Would You Like To See Live Music on South Main Street?

Community members and business owners weighed in on a proposal to end a ban on live music in restaurants in the South Main Preservation District.

Community and business owners gave mixed feedback on a proposal to end a ban on live music in restaurants and cafes in the South Main Preservation District. 

Live music is permitted in other places on South Main Street, from to . But the city's zoning codes have long prohibited live music in restaurants, cafes and cafeterias located on South Main Street between Madison and Barbour Street. 


Residents spoke out against the change, including Leann Starr, of 1155 Jackson Street. "Would you want to live next to a restaurant with live music where the traffic exceeds the parking spaces?" she asked.

Gryf Ketcherside, who lives at 401 South Second Street, said allowing music on South Main Street would put it within earshot of his home. 

"With the proposal to bring the live music and alcohol to Main Street concerns us a great deal, because of what it's done -- not necessarily to North Main Street-- but because we've seen the shrapnel affect of cars driven by drunk drivers," he said. 

Dan Borgmeyer is a business owner who has bought several properties on South Main Street, including property on which he intends to build condos. He said the other night he heard music outside and realized it was coming from , which is close to where his condos would be built. 

"Now I'm thinking, if I'm going to build 13 or 14 condos, how hard is it going to be to rent them?" he said.

Other people said the change would erode further what so many preservationists have worked hard to protect on South Main -- the balance of business and residential homes. 

In Favor

Harry Sneed, who lives at 510 South Main, said he'd welcome live music on South Main. He said a lot of people had spoken about the possible increase in drunken behavior on South Main, but Sneed accepts that he may have broken windows and other vandalism as part of living on South Main. 

"It's part of the package of living down here," he said. "I hear people coming from North Main at 2 a.m., drunk and yelling and stuff. That's part of what I have to deal with because that's what goes on. I would have no problem opening my windows and listening to music as long as it's at a certain level and stops at a certain time."

Alice and Don Stoviak, owners of on South Main, said they'd like an opportunity to have live music. 

"We're closed and out of there by 11 p.m. We are not a night time business that's going to affect anybody," Alice Stoviak said.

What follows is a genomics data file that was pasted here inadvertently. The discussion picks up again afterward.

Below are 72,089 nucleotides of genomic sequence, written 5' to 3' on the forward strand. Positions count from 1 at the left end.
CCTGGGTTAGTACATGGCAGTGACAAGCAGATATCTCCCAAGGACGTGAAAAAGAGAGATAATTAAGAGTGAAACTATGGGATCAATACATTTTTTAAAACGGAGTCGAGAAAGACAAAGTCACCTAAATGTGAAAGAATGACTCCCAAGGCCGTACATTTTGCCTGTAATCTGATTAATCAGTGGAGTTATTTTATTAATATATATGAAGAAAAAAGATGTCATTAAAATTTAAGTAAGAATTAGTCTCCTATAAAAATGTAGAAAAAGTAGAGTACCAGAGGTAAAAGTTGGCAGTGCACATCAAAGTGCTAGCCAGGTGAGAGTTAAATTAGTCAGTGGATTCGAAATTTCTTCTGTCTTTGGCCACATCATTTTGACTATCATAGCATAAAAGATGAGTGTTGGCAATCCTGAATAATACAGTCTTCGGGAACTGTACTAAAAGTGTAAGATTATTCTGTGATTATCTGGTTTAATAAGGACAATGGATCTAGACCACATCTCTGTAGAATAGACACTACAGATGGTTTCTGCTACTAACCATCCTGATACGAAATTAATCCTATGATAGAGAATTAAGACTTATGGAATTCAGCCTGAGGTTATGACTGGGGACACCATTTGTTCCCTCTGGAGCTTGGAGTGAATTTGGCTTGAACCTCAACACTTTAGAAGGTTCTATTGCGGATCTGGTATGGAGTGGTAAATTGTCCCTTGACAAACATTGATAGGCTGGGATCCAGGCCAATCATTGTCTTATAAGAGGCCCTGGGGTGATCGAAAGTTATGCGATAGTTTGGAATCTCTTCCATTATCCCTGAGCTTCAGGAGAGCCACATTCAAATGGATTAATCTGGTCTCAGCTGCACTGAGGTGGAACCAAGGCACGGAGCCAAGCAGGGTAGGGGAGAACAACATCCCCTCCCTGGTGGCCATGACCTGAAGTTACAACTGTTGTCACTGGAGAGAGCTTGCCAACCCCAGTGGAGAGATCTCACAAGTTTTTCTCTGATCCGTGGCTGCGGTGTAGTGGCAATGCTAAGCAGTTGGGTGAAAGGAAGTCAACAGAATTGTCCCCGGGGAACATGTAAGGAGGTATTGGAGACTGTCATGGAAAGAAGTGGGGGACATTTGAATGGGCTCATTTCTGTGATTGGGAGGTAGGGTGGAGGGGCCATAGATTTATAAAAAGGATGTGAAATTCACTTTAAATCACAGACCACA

What do you think? Should live music be allowed at restaurants in the South Main Preservation District? 

katie September 05, 2012 at 04:38 PM
I disagree...a decibel reader will be ingnored and a slap on the wrist fine will be written. I may not object to instrumental / accoustic music, but you don't want to walk down the historic district of main to some heavy metal band seaping out onto the bricks. It would ruin the historic main street ambiance! Also, if you don't think it will effect the crime rate, go back and look at what's happened on the other end of the street over the last several years. This is not where we want to go. We don't want to be like every other strip mall / suburb. We are special. Lets keep it that way. That's what people come to see, not another bar.
Agustus Brandenburger September 05, 2012 at 06:29 PM
When you survey the businesses that occupy South Main you will find that only the resturants that occupy this part are open after 6. It becomes pretty deserted and I dont find that the addition of music will harm the other business owners. The residential occupants of course need to be taken into account and this should be considered conditional to the issuance of permits.
Jacinta Weaver September 05, 2012 at 10:08 PM
Steve, I am not scared of what might happen, I am scared of what will happen. Since January of 2011 we have sustained over $32,000 in automobile damages due to hit and run drunk drivers. These drivers left Main St. facilities one at 7:30 P.M.and the other at 1:15 A.M. on two different nights and hit our cars parked in front of the house. These were not young Lindenwood students. One was in her fifties and the other , 28. That's just me. On my block my neighbors have had other trouble with drunks: urination, mirrors hit off cars, yelling, fighting. Tell you what, I will make a deal, let these establishments have their music and throw out the alcohol. The music won't bother me one bit. I have given North Main a trial for 27 years. I have all the proof I need. Just say NO to booze and music.
Steve Barteau September 06, 2012 at 12:43 AM
Your blaming music for an alcohol problem. I'm sure the problem exists over any given area of the city. To blame music doesn't make sense. People are still going to eat and drink weather it be on Main or anywhere else. Were these drivers coming from Baha?(music) or Big A's? (no music). Places like Braden's or the Little Hills winery are perfect little venues for 1 to 2 man acoustic type settings. I don't think that having a little entertainment will increase the chances of bad behavior.
Carl Fontiac September 06, 2012 at 03:18 AM
Having performed on Main Street for over 20 years, I have seen establishments come and go. There is a difference between a restaurant that also has music in the afternoon or evenings, and a bar/nightclub. The clientele is different; the crowds are different, the reason for going is different. Restaurants typically are not going to attract the 21 yr old college student, of the stumbling drunks. They will attract a crowd that wants to sit and relax and perhaps listen to some music. Music on a nice afternoon and/or evening will enhance the atmosphere of the entire block, and make it more of a destination for folks who do not want to get falling-down drunk. Music - yes.


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